Giving tutors the time to contact parents – or better still, undertake home visits – offers further opportunity to enhance the relationship.
A school moving away from a policy of communicating with families three times per year at parents’ evenings (unless there are major concerns), to a proactive model of continual, year-long parental engagement can have a positive impact on school attendance.
In some cases a student with poor attendance will present with a number of highly complex needs or behaviours, and the tutor will just not have the time or expertise to offer the necessary interventions.
In such circumstances what do schools do? Due to budget pressures many pastoral teams have been cut, or have found themselves spending more time in the classroom supporting teachers.
However, family support workers and members of pastoral teams are often exceptionally talented at working with the most complex students – and can have a huge impact on improving attendance.
A school system which immediately highlights a student’s declining attendance, and allocates a member of staff to offer bespoke intervention and ensure that evidence of impact is documented, underpins a successful approach to pastoral care.
The most effective rewards programmes I have seen work on multiple levels. Yes, they may include end of year reward trips – but they are not solely reliant upon them. Successful schools also offer ongoing rewards and incentives, ensuring there is always something tangible that students can aim for.
Front of the line dinner passes, access to a classroom converted into a ‘VIP’ lounge during lunch periods, or a simple 30-minute reward session at the end of week are all free, and hugely valued by students.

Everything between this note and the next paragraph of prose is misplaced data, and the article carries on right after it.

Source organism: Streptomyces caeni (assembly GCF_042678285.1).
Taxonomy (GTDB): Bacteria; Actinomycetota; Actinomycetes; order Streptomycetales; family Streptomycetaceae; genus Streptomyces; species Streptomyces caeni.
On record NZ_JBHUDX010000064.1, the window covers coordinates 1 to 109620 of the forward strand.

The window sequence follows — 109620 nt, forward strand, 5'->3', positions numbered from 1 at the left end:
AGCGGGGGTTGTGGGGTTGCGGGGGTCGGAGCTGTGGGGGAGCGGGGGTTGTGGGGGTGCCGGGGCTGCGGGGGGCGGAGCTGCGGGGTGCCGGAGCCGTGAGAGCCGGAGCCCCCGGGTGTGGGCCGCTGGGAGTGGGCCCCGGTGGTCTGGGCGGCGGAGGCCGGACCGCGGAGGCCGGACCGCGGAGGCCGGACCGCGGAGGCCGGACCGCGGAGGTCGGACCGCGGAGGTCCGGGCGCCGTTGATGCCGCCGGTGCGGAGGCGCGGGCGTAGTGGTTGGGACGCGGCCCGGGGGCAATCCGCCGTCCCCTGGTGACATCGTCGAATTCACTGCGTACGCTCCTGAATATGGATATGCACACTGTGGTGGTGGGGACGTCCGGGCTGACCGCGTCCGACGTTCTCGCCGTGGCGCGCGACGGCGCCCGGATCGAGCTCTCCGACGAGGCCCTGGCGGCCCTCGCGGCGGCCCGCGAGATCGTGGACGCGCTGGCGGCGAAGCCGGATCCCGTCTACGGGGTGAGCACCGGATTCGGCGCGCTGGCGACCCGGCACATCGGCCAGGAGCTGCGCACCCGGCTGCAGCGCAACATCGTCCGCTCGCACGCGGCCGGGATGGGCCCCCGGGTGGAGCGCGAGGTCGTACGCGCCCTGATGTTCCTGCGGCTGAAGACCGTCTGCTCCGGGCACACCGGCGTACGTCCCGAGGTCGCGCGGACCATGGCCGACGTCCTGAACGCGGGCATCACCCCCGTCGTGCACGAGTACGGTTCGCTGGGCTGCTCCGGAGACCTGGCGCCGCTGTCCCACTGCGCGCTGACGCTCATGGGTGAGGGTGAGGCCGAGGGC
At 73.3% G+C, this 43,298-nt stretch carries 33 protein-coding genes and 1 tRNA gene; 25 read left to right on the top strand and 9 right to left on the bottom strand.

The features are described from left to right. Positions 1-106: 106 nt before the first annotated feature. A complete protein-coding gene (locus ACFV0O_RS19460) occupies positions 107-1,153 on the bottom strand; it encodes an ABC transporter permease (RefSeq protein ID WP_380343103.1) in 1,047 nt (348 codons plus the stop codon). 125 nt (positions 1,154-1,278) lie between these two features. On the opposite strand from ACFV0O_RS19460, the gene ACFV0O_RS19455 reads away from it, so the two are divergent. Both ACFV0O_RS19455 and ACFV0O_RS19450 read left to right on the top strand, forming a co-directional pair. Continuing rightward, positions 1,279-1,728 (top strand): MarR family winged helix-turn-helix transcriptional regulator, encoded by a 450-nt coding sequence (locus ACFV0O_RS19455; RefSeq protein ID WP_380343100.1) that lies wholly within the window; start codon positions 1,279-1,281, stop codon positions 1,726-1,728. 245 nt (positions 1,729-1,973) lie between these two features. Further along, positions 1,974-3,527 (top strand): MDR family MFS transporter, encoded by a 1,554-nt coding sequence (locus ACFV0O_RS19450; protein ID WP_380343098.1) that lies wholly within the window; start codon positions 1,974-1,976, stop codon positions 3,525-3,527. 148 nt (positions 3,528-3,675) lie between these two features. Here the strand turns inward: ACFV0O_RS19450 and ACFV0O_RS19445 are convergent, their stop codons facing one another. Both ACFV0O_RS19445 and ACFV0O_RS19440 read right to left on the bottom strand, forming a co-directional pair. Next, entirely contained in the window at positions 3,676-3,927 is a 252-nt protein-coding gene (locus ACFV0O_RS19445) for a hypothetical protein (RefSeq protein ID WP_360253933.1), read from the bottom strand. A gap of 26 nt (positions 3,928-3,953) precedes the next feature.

Alongside a whole school rewards programme there needs to be flexibility for staff to offer personalised rewards for those students with complex needs who require adjusted attendance targets which recognise small improvements.
Extra-curricular activities can create a sense of belonging and identity, which can snowball into daily school life if harnessed carefully. Activities such as performing arts often result in a production which requires regular rehearsal time, ultimately meaning that the student needs to attend school.
The relationship between staff and student can be very different when the student is engaged in an activity they have a passion for and a session which they have given up their free time to attend.
This relationship can have a positive impact upon attendance, and gives the student another individual to whom they can turn for understanding and support.
Effective school councils which give students a real voice in the decision making process can support positive attendance.
In particular, those school councils which are developed in a truly democratic way, involving each individual student, class and year group, have the biggest impact.
Students who are empowered and feel a connection with their school are more likely to feel a sense of pride in both themselves and their place of learning – which means that ultimately, they are more likely to want to attend.
Simon Pearse is an educational consultant who specialises in behaviour, attendance and inclusion. He can be contacted at email@example.com.